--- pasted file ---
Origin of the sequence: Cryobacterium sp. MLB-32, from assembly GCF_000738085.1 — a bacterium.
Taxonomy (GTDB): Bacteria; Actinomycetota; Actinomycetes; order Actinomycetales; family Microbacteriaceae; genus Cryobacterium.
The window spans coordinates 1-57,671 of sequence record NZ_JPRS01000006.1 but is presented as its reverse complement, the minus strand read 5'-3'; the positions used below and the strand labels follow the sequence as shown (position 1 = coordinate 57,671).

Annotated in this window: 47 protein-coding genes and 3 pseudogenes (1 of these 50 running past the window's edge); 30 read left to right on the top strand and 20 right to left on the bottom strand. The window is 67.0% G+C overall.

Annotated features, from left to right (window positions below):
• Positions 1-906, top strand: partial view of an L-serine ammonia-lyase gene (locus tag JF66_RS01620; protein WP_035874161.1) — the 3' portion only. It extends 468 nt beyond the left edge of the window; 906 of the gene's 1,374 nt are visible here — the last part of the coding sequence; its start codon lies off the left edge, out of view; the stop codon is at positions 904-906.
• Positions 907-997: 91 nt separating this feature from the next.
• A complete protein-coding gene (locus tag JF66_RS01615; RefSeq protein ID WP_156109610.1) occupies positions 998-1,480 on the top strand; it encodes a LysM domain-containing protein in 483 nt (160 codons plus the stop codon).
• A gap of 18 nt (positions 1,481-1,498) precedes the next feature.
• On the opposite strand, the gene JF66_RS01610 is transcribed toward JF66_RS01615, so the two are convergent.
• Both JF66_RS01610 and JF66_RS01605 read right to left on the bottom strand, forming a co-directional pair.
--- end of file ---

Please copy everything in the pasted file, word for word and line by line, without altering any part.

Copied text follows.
Origin of the sequence: Cryobacterium sp. MLB-32, from assembly GCF_000738085.1 — a bacterium.
Taxonomy (GTDB): Bacteria; Actinomycetota; Actinomycetes; order Actinomycetales; family Microbacteriaceae; genus Cryobacterium.
The window spans coordinates 1-57,671 of sequence record NZ_JPRS01000006.1 but is presented as its reverse complement, the minus strand read 5'-3'; the positions used below and the strand labels follow the sequence as shown (position 1 = coordinate 57,671).

Annotated in this window: 47 protein-coding genes and 3 pseudogenes (1 of these 50 running past the window's edge); 30 read left to right on the top strand and 20 right to left on the bottom strand. The window is 67.0% G+C overall.

Annotated features, from left to right (window positions below):
• Positions 1-906, top strand: partial view of an L-serine ammonia-lyase gene (locus tag JF66_RS01620; protein WP_035874161.1) — the 3' portion only. It extends 468 nt beyond the left edge of the window; 906 of the gene's 1,374 nt are visible here — the last part of the coding sequence; its start codon lies off the left edge, out of view; the stop codon is at positions 904-906.
• Positions 907-997: 91 nt separating this feature from the next.
• A complete protein-coding gene (locus tag JF66_RS01615; RefSeq protein ID WP_156109610.1) occupies positions 998-1,480 on the top strand; it encodes a LysM domain-containing protein in 483 nt (160 codons plus the stop codon).
• A gap of 18 nt (positions 1,481-1,498) precedes the next feature.
• On the opposite strand, the gene JF66_RS01610 is transcribed toward JF66_RS01615, so the two are convergent.
• Both JF66_RS01610 and JF66_RS01605 read right to left on the bottom strand, forming a co-directional pair.